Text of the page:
Why

All servings of food listed have similar amounts of calcium. (Note that you need to eat a very large serving of veggies to equal a serving of dairy.)

The ‘I’m a WIC Client’ button now directs to Nutrition and Breastfeeding, the content offered on the site has not changed.

Side Lying Hold

Side-Lying Hold

  1. For the right breast, lie on your right side with your baby facing you.
  2. Pull your baby close. Your baby’s mouth should be level with your nipple.
  3. In this position, you can cradle your baby’s back with your left arm and support yourself with your right arm and/or pillows.
  4. Keep loose clothing and bedding away from your baby.
  5. Reverse for the left breast.

This hold is useful when:

Cross Cradle Hold

Cross-Cradle Hold

  1. For the right breast, use your left arm to hold your baby’s head at your right breast and baby’s body toward your left side. A pillow across your lap can help support your left arm.
  2. Gently place your left hand behind your baby’s ears and neck, with your thumb and index finger behind each ear and your palm between baby’s shoulder blades. Turn your baby’s body toward yours so your tummies are touching.
  3. Hold your breast as if you are squeezing a sandwich. To protect your back, avoid leaning down to your baby. Instead, bring your baby to you.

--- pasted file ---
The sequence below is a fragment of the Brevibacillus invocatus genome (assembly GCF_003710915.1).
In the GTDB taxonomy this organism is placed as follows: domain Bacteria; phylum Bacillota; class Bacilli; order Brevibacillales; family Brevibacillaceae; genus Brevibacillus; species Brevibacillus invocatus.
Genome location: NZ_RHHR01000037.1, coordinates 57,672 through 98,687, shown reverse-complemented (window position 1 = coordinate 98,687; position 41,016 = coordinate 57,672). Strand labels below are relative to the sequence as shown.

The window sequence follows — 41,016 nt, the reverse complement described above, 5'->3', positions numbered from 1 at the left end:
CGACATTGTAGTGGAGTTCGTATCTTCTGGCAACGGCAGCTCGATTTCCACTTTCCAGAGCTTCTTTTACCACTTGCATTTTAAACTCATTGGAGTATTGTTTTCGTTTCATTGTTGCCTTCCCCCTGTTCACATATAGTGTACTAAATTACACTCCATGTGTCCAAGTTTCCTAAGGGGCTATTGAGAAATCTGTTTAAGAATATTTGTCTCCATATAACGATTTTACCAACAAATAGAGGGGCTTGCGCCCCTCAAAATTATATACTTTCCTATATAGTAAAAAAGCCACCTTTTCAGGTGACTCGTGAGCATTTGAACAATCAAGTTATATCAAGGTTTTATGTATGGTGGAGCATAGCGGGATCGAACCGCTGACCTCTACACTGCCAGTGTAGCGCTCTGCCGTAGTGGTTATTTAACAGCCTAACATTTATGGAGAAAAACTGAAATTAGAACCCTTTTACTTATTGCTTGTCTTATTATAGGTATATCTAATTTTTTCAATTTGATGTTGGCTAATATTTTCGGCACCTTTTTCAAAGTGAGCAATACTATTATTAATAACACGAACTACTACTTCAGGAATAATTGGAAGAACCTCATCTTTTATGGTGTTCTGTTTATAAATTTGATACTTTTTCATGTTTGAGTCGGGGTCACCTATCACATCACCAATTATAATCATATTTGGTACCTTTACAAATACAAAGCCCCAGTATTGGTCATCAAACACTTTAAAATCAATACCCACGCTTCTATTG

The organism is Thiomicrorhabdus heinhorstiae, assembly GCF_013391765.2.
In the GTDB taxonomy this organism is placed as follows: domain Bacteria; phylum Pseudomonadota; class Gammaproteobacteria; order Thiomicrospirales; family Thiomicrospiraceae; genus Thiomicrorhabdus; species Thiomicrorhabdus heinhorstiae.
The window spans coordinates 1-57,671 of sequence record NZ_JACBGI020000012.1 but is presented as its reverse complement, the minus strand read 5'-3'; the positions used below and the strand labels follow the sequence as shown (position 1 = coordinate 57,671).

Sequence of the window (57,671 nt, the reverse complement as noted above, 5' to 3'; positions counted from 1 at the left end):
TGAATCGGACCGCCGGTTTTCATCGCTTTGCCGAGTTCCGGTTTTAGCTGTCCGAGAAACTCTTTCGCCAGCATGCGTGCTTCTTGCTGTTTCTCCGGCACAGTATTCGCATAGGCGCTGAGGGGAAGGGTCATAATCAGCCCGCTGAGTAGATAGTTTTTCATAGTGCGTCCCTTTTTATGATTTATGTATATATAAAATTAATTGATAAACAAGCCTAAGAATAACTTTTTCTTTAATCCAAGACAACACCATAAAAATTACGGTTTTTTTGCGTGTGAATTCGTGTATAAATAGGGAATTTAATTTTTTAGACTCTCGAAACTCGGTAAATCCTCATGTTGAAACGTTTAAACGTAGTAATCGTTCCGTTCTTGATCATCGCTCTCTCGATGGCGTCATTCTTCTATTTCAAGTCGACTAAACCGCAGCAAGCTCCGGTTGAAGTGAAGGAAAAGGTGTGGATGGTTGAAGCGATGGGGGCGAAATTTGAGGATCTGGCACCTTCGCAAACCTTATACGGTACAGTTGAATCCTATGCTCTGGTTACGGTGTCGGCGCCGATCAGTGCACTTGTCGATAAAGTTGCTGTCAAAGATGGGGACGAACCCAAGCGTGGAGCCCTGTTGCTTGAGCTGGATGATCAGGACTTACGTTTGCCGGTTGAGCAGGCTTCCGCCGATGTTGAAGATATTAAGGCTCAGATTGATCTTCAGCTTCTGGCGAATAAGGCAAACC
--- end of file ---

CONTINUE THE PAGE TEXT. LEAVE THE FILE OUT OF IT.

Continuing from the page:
4. As your baby’s mouth opens, push gently with your left palm on baby’s head to help them latch on. Make sure you keep your fingers out of the way.
  5. Reverse for the left breast.

This hold is useful when:

Football Hold

Clutch or “Football” Hold

  1. For the right breast, hold your baby level, facing up, at your right side.
  2. Put your baby’s head near your right nipple and support their back and legs under your right arm.
  3. Hold the base of your baby’s head with your right palm. A pillow underneath your right arm can help support your baby’s weight.
  4. To protect your back, avoid leaning down to your baby. Bring baby to you instead.
  5. Reverse for the left breast.

This hold is useful when:

Breastfeeding Holds

Cradle Hold

  1. For the right breast, cradle your baby with your right arm. Your baby will be on their left side across your lap, facing you at nipple level.
  2. Your baby’s head will rest on your right forearm with your baby’s back along your inner arm and palm.
  3. Turn your baby’s tummy toward your tummy. Your left hand is free to support your breast, if needed. Pillows can help support your arm and elbow.
  4. To protect your back, avoid leaning down to your baby. Instead, bring your baby to you.
  5. Reverse for the left breast.

This hold is useful when:

Breastfeeding Holds

Laid-Back Hold

  1. Lean back on a pillow with your baby’s tummy touching yours and their head at breast level. Some moms find that sitting up nearly straight works well. Others prefer to lean back and lie almost flat.
  2. You can place your baby’s cheek near your breast, or you may want to use one hand to hold your breast near your baby. It’s up to you and what you think feels best.
  3. Your baby will naturally find your nipple, latch, and begin to suckle.

This hold is useful when: